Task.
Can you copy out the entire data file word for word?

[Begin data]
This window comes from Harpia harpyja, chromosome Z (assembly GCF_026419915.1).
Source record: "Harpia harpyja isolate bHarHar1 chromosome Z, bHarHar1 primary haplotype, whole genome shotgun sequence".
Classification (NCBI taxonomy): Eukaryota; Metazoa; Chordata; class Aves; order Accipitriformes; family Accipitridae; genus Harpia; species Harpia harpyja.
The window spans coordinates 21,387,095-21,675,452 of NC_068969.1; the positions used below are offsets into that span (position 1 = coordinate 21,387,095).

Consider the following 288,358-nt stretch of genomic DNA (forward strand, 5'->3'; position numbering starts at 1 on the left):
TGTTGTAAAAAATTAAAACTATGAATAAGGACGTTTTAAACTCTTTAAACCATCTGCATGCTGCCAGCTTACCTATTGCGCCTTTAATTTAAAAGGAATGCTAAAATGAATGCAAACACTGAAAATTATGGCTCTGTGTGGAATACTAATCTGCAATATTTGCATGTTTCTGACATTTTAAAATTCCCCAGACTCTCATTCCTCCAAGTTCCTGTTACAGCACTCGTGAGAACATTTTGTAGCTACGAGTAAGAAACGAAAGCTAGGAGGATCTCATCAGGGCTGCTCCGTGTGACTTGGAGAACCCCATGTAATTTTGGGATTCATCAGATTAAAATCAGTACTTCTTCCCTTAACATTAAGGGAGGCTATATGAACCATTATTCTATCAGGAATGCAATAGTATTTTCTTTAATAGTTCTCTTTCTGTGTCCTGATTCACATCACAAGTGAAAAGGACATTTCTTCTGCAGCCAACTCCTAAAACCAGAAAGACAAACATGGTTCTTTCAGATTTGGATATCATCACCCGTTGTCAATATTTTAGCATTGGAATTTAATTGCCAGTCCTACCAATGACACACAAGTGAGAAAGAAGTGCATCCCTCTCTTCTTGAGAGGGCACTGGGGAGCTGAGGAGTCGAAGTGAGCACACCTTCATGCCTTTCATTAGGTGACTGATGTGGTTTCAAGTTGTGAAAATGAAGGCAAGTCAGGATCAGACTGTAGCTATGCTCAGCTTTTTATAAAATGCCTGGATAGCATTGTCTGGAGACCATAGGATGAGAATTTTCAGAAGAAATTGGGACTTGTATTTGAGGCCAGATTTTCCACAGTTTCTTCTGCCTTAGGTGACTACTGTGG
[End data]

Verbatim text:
This window comes from Harpia harpyja, chromosome Z (assembly GCF_026419915.1).
Source record: "Harpia harpyja isolate bHarHar1 chromosome Z, bHarHar1 primary haplotype, whole genome shotgun sequence".
Classification (NCBI taxonomy): Eukaryota; Metazoa; Chordata; class Aves; order Accipitriformes; family Accipitridae; genus Harpia; species Harpia harpyja.
The window spans coordinates 21,387,095-21,675,452 of NC_068969.1; the positions used below are offsets into that span (position 1 = coordinate 21,387,095).

Consider the following 288,358-nt stretch of genomic DNA (forward strand, 5'->3'; position numbering starts at 1 on the left):
TGTTGTAAAAAATTAAAACTATGAATAAGGACGTTTTAAACTCTTTAAACCATCTGCATGCTGCCAGCTTACCTATTGCGCCTTTAATTTAAAAGGAATGCTAAAATGAATGCAAACACTGAAAATTATGGCTCTGTGTGGAATACTAATCTGCAATATTTGCATGTTTCTGACATTTTAAAATTCCCCAGACTCTCATTCCTCCAAGTTCCTGTTACAGCACTCGTGAGAACATTTTGTAGCTACGAGTAAGAAACGAAAGCTAGGAGGATCTCATCAGGGCTGCTCCGTGTGACTTGGAGAACCCCATGTAATTTTGGGATTCATCAGATTAAAATCAGTACTTCTTCCCTTAACATTAAGGGAGGCTATATGAACCATTATTCTATCAGGAATGCAATAGTATTTTCTTTAATAGTTCTCTTTCTGTGTCCTGATTCACATCACAAGTGAAAAGGACATTTCTTCTGCAGCCAACTCCTAAAACCAGAAAGACAAACATGGTTCTTTCAGATTTGGATATCATCACCCGTTGTCAATATTTTAGCATTGGAATTTAATTGCCAGTCCTACCAATGACACACAAGTGAGAAAGAAGTGCATCCCTCTCTTCTTGAGAGGGCACTGGGGAGCTGAGGAGTCGAAGTGAGCACACCTTCATGCCTTTCATTAGGTGACTGATGTGGTTTCAAGTTGTGAAAATGAAGGCAAGTCAGGATCAGACTGTAGCTATGCTCAGCTTTTTATAAAATGCCTGGATAGCATTGTCTGGAGACCATAGGATGAGAATTTTCAGAAGAAATTGGGACTTGTATTTGAGGCCAGATTTTCCACAGTTTCTTCTGCCTTAGGTGACTACTGTGG